The society we live in may aptly be described as a “consultocracy”

Tuesday, May 30th, 2023

Geoff Shullenberger was teaching at a large private university in the final years of the Obama administration, when the university reacted to some student protests by convening a task force on diversity, equity, and inclusion, which brought in outside consultants to conduct a “climate assessment” of the entire institution:

In effect, this was a long online survey that all employees and students were encouraged, cajoled, and bribed (with pizza and the like) into filling out over the course of some months. The survey asked respondents to translate their feelings of comfort and discomfort within the institution into a series of numerical ratings. The consultants then synthesized the resulting data into a public presentation; this glorified PowerPoint was ceremoniously presented as the crowning achievement of the DEI task force — soon after which it was summarily disbanded


Why did those leading the university see hiring an external consultancy as the obvious and necessary response to the students’ objections? And why did most community members accept this approach without any questions? The answer, as Mariana Mazzucato and Rosie Collington suggest in their new book, The Big Con, is that we live under the sway of “consultology.” This is their shorthand for the cluster of assumptions and practices that inform the vast and powerful consulting industry, which has become a defining element of our professional lives, economy, and governance structures.

As a result, the society we live in may aptly be described as a “consultocracy.” Not only nonprofit educational institutions but Fortune 500 corporations, nongovernmental organizations, and government agencies all regularly undergo processes like the one described above. When those leading such organizations find themselves confronting some novel situation — be it internal unrest, a pandemic, declining market share, rapid technological change, or any number of other eventualities — they turn, by ingrained second nature, to external management consultancies and lay out significant sums for their coveted guidance.


Another question is how this omnipresent industry has remained in the shadows despite having left its mark on nearly every organization in Western societies over decades. These questions are closely related because, as it turns out, the success of consulting has depended partly on the industry’s capacity to avoid public scrutiny and duck accountability for its often dubious contributions to the management of firms and governments.


The basic modus operandi of consultancies is not “ownership of scarce valuable knowledge assets” but rather “the possession of the means to create an impression of value.” Put simply, consultancies subsist not by actually making demonstrable positive contributions to the functioning of organizations but by conjuring up the appearance they are doing so.


What do organizations gain from bringing in external talent on short-term contracts rather than cultivating it internally? The basic pitch of the industry, they show, is that “learning … can be bought off the shelf, rather than developed over time through cumulative resource and knowledge investments.” The result is that the “Big Con is preventing governments and businesses from evolving the capabilities they need,” leaving them infantilized and dysfunctional — all of which makes continued dependence on consultancies inevitable.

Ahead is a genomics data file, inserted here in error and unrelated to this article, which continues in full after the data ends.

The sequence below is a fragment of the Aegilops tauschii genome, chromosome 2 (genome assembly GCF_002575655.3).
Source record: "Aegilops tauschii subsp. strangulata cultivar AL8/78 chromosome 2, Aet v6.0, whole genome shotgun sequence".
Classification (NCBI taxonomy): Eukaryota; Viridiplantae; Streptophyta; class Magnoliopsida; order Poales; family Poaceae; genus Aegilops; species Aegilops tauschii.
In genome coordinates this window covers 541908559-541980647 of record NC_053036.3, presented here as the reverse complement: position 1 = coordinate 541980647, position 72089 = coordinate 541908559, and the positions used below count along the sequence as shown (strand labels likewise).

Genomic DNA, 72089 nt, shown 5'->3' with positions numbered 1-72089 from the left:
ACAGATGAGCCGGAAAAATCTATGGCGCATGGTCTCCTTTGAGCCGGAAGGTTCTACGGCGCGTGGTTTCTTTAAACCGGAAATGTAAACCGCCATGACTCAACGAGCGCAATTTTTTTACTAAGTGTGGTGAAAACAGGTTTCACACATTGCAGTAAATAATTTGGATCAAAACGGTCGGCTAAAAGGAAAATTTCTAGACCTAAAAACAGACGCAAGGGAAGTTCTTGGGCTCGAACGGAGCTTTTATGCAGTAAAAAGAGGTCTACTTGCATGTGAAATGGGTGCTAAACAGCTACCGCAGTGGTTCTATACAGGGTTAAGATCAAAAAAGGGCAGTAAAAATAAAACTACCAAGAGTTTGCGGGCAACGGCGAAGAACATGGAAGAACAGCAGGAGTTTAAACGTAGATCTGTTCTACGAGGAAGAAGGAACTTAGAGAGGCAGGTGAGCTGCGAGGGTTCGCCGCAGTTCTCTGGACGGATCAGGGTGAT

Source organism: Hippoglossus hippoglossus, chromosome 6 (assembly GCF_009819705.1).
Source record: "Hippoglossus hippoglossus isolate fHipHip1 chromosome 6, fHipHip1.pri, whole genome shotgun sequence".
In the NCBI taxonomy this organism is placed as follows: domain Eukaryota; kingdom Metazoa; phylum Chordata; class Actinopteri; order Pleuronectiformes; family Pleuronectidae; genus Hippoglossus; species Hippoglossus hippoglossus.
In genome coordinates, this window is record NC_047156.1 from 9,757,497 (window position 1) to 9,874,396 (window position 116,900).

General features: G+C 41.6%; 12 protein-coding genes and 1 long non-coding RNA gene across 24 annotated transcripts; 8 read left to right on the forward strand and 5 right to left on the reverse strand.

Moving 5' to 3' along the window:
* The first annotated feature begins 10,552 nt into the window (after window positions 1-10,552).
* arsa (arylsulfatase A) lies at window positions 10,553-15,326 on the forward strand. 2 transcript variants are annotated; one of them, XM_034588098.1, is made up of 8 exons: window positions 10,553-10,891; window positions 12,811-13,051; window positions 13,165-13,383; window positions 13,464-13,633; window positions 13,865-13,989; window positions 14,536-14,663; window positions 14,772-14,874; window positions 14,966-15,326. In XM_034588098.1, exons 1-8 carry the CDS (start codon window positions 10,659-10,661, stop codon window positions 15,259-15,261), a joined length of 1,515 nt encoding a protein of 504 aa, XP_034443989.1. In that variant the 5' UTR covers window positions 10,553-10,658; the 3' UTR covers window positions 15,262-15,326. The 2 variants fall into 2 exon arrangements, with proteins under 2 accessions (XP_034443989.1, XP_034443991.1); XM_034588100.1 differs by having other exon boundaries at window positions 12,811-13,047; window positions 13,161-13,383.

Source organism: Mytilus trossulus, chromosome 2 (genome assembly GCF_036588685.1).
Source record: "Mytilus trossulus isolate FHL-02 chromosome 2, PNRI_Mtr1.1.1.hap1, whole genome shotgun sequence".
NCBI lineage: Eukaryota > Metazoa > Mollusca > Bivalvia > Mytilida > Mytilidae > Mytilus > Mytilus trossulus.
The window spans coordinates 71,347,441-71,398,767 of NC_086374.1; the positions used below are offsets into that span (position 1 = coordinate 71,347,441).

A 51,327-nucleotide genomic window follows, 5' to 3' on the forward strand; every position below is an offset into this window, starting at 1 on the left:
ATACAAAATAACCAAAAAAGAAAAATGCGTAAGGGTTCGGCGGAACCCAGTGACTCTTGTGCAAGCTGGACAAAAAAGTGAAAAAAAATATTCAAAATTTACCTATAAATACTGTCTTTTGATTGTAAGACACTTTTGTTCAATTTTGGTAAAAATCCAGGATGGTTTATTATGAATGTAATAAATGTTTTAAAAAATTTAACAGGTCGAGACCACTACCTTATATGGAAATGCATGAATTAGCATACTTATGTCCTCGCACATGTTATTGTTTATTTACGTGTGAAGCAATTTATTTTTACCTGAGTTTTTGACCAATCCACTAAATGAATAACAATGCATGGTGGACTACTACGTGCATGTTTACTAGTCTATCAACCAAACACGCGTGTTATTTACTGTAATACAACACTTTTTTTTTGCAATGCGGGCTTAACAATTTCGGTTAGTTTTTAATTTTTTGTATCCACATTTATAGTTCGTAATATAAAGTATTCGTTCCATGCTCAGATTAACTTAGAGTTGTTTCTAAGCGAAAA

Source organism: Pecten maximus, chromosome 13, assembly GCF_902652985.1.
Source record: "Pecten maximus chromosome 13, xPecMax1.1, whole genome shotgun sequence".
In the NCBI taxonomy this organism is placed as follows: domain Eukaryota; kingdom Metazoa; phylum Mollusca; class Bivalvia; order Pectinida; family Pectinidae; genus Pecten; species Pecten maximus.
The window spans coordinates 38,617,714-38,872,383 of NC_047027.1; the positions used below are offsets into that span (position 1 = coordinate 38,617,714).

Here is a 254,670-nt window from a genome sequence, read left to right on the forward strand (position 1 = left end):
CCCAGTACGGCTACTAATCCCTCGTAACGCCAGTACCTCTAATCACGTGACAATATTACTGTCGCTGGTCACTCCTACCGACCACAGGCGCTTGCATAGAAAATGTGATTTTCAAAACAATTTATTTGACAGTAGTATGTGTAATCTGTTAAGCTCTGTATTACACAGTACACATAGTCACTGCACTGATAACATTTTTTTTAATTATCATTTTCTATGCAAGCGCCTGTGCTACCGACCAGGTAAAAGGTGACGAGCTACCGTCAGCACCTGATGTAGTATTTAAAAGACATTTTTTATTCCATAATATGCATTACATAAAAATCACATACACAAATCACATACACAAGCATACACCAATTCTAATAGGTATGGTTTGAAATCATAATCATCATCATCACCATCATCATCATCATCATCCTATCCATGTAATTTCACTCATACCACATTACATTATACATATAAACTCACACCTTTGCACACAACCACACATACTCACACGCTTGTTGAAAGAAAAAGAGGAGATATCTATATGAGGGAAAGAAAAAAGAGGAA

How a political economy so favorable to the consulting industry came into being is a complicated story, but The Big Con implicates in particular the influence of “Third Way” center-left governments such as Tony Blair’s in the United Kingdom and Bill Clinton’s in the United States. In the wake of the midcentury expansion of the regulatory state and public programs, the Thatcher-Reagan revolution had castigated big government and attempted to limit its scope and functions (with less success than often imagined). Figures like Blair and Clinton offered a compromise: a “vision of government,” Mazzucato and Collington write, “as responsible for meeting public needs without necessarily providing public services itself.” Consulting firms played a massive role in implementing this vision, both offering guidance to governments on how to shrink payrolls and enact public-private partnerships and offering their own services on the “private” side of these partnerships.

According to The Big Con, global management consultancy revenue was 10 times greater in 2021 than in 1999 — without much to show for it except a massive financial crisis, secular stagnation, and mounting institutional crises across the West.


The penultimate chapter of The Big Con is dedicated to perhaps the most significant alignment of consulting firms with a progressive political cause: the rise of “climate consulting.” The market for this once-small field of consulting is expected to grow to more than $8.5 billion by 2028.


It’s worth noting you could easily replace the phrase “climate crisis” in this passage with “systemic racism,” “toxic masculinity,” “gender disparities,” “pandemics,” or any number of other causes taken up by the political Left in recent years — all of which, as it happens, have offered opportunities for consultants to cash in, whether specialized in DEI, ESG, or public health. Although Mazzucato and Collington do not say so, there is a clear symbiosis between progressive invocations of perpetual, pervasive crisis and the consulting industry’s capacity to expand the demand for its services.


  1. Jim says:

    Consultocracy: rule by officially-unofficial cryptically-appointed regime-approved soothsayer-commissar.

  2. Wang Wei Lin says:

    If you don’t know enough about your business or don’t have the backbone to make hard standalone decisions and hire a consultant, you deserve to fail.

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